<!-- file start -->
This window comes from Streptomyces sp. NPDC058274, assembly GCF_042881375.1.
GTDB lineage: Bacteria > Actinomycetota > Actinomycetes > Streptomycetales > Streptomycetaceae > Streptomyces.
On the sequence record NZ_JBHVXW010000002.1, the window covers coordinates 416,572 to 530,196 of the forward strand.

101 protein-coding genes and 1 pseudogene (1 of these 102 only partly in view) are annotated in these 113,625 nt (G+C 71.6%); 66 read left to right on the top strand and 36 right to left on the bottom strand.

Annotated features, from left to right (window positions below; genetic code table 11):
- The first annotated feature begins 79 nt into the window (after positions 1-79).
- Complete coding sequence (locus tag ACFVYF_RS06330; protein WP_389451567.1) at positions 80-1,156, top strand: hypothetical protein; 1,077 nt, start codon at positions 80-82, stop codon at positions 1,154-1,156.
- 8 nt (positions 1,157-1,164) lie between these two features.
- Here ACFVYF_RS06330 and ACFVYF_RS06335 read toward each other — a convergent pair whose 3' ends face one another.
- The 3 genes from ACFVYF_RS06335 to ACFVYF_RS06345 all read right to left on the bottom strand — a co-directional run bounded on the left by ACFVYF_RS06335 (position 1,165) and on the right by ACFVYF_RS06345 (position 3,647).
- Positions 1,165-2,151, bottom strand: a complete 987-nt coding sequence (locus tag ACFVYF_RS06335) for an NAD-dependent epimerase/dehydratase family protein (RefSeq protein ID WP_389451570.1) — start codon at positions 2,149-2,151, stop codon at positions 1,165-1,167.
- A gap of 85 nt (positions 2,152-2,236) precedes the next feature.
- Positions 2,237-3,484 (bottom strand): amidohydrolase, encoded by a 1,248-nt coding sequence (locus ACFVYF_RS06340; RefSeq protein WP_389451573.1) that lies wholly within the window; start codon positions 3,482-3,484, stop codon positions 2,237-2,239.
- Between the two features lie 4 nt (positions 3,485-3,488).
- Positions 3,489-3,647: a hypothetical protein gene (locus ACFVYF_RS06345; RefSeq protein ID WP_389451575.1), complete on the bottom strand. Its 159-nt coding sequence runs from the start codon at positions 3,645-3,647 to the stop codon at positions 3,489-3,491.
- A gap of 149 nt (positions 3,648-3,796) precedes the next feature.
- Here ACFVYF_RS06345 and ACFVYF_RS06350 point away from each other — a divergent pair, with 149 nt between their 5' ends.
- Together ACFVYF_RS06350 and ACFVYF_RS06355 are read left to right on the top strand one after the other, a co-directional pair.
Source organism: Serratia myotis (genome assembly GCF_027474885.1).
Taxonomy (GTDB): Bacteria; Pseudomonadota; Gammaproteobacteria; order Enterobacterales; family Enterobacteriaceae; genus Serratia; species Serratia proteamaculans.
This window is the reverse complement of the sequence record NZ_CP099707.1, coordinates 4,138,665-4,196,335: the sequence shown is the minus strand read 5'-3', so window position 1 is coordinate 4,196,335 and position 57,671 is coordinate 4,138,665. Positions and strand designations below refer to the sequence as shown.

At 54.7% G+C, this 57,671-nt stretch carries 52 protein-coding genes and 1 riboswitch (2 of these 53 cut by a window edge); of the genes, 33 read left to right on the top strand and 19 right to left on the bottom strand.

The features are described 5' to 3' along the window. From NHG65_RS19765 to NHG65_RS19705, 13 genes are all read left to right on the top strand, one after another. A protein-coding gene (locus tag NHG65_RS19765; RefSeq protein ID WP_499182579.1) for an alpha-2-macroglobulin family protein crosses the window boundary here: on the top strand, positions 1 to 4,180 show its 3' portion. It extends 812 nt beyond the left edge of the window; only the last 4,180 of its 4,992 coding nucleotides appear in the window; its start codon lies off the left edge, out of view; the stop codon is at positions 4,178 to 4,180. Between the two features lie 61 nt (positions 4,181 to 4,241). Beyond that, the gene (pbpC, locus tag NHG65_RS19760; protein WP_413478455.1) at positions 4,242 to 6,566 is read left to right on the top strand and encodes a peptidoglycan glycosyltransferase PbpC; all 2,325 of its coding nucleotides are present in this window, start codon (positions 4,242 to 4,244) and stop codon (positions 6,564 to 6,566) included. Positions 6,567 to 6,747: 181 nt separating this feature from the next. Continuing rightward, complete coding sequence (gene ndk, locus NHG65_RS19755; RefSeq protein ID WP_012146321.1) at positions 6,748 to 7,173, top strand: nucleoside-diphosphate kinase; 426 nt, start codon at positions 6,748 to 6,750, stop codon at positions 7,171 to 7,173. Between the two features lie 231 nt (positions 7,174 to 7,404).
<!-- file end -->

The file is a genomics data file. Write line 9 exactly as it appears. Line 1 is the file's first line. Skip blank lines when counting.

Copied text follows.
- Here ACFVYF_RS06330 and ACFVYF_RS06335 read toward each other — a convergent pair whose 3' ends face one another.